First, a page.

The Way to a Man's Heart (The Miller Family 3)

THE WAY
TO A MAN’S
HEART

MARY ELLIS

HARVEST HOUSE PUBLISHERS
EUGENE, OREGON

Scripture quotations are taken from the Holy Bible, New International Version
®
, NIV
®
. Copyright © 1973, 1978, 1984 by Biblica, Inc.™ Used by permission of Zondervan. All rights reserved worldwide; and from the
Holy Bible,
New Living Translation, copyright © 1996, 2004. Used by permission of Tyndale House Publishers, Inc., Wheaton, IL 60189 USA. All rights reserved; and from the King James Version of the Bible.

 

Cover photos
©
and design by Garborg Design Works, Savage, Minnesota

 

This is a work of fiction. Names, characters, places, and incidents are products of the author’s imagination or are used fictitiously. Any resemblance to actual persons, living or dead, or to events or locales, is entirely coincidental.

 

 

 

 

 

 

 

 

 

THE WAY TO A MAN’S HEART
Copyright © 2010 by Mary Ellis
Published by Harvest House Publishers
Eugene, Oregon 97402
www.harvesthousepublishers.com

 

Library of Congress Cataloging-in-Publication Data

 

Ellis, Mary
The way to a man’s heart / Mary Ellis.
     p. cm.—(The Miller Family series ; bk. 3)
ISBN 978-0-7369-2734-5 (pbk.)
1. Amish—Fiction. 2. Holmes County (Ohio)—Fiction. I. Title.
PS3626.E36W38 2010
813’.6—dc22

2009053684          

 

All rights reserved.
No part of this publication may be reproduced, stored in a retrieval system, or transmitted in any form or by any means—electronic, mechanical, digital, photocopy, recording, or any other—except for brief quotations in printed reviews, without the prior permission of the publisher.

 

Printed in the United States of America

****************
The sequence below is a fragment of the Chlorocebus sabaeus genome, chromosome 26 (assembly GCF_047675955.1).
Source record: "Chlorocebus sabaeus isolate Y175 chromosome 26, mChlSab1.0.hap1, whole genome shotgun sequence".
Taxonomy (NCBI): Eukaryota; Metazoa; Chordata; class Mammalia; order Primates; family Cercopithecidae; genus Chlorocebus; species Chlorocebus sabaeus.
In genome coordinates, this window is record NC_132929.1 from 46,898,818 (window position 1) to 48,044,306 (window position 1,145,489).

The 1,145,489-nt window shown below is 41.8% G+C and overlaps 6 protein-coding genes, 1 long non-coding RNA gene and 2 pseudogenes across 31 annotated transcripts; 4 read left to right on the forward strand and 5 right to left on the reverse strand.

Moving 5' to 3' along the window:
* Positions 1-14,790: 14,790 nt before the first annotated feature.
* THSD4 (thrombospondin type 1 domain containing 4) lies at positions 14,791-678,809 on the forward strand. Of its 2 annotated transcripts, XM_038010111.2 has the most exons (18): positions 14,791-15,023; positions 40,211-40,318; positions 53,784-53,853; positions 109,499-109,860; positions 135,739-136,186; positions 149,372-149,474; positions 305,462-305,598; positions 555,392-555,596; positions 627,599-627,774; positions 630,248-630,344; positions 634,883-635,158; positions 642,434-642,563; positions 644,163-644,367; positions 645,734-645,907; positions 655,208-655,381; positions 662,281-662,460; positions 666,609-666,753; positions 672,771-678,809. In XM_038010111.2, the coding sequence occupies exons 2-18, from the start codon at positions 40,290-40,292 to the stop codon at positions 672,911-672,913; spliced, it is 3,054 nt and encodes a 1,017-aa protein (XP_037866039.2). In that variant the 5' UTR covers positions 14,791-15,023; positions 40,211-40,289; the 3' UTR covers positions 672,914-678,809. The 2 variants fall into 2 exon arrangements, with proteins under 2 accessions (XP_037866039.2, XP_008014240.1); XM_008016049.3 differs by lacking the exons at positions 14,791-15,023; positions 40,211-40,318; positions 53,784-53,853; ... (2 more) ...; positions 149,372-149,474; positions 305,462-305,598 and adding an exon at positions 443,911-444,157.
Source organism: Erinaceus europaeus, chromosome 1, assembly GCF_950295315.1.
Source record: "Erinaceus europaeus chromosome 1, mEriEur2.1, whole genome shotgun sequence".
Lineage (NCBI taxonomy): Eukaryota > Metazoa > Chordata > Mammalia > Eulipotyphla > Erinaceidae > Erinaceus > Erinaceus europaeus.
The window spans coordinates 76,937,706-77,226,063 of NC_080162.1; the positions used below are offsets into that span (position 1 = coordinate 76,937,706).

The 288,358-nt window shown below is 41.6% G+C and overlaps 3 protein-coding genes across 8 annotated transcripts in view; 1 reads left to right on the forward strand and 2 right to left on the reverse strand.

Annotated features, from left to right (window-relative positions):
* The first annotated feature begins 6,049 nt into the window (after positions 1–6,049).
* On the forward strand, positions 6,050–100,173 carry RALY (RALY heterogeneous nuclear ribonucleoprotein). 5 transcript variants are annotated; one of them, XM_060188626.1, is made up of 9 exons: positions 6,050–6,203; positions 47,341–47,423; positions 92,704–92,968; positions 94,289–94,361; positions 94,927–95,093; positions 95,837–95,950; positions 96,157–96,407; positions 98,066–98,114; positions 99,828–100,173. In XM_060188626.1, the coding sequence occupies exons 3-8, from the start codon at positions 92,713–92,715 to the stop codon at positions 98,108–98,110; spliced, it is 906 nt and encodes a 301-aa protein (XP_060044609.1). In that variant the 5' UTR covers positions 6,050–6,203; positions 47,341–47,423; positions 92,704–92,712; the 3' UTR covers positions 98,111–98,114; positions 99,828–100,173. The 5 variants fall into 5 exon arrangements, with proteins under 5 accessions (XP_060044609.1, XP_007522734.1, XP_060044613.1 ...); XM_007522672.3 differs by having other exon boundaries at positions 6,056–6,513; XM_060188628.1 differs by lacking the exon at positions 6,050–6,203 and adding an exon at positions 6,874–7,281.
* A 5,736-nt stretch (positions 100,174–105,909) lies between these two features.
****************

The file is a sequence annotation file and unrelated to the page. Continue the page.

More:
10 11 12 13 14 15 16 17 18 / RDM-NI / 10 9 8 7 6 5 4 3 2 1

 

A
CKNOWLEDGMENTS

 

Thanks to Carol Lee and Owen Shevlin, who welcomed me into their home and opened doors for me in the Amish community.

A special thank-you to Roseanne, Joanna, Kathryn, and Esther, members of the Old Older Amish community, for their delicious recipes and allowing me to sample their handiwork.

Thanks also to Rosa and Kim Blake for answering plenty of questions about horses.

Thanks to my wonderful agent, Mary Sue Seymour, who had faith in me from the beginning, and to my lovely proofreader, Mrs. Joycelyn Sullivan.

Finally, thanks to my editor, Kim Moore, and the wonderful staff at Harvest House Publishers.

And thanks be to God—all things in this world are by His hand.

CONTENTS

 

Acknowledgments

One

Two

Three

Four

Five

Six

Seven

Eight

Nine

Ten

Eleven

Twelve

Thirteen

Fourteen

Fifteen

Sixteen

Seventeen

Eighteen

Nineteen

Twenty

Recipes

Discussion Questions

About the Author

Other Books by Mary Ellis

AmishReader.com

 

April

 

A
s Leah untied the gelding and climbed into the buggy, she caught the heady scent of honeysuckle—her favorite flower and one of the few that didn’t cause a fit of sneezing. She inhaled deeply to savor the fragrance of the perfect spring day. The cloudless blue sky, plenty of sunshine, and not even a trace of humidity added to her good mood. Eighteen-year-old Leah Miller was a successful businesswoman—people came from all around the county to buy her pies. They could purchase a slice in the basement cafeteria of the auction barn or a whole pie in the ground floor grocery store.

For the past four years she had tweaked her recipes until every one of them was a crowd-pleaser. The cafeteria manager had her baking popular standbys such as Dutch Apple, peach, and coconut cream while still inventing new concoctions to try out on the clientele. Maybe the red current pie and the pineapple cream didn’t exactly have folk begging for seconds, but Leah knew she had found her calling in life. Her sister, Emma, and Aunt Hannah had their smelly, wool-producing sheep, and
mamm
enjoyed sewing on her good days, but Leah’s place was in the kitchen. Ten bushels of beets to blanch and can, along with twenty baskets of apples to peel, core, and mince into applesauce? No problem. She would make short work of the task, no matter how large.

And the farther she stayed away from dander-ridden critters or pollen-laden meadows the better. Now that her mother took new medications for her arthritis, the two of them could handle the household tasks—which was a good thing, as Emma had married James more than two years ago and moved to his family’s farm in Charm.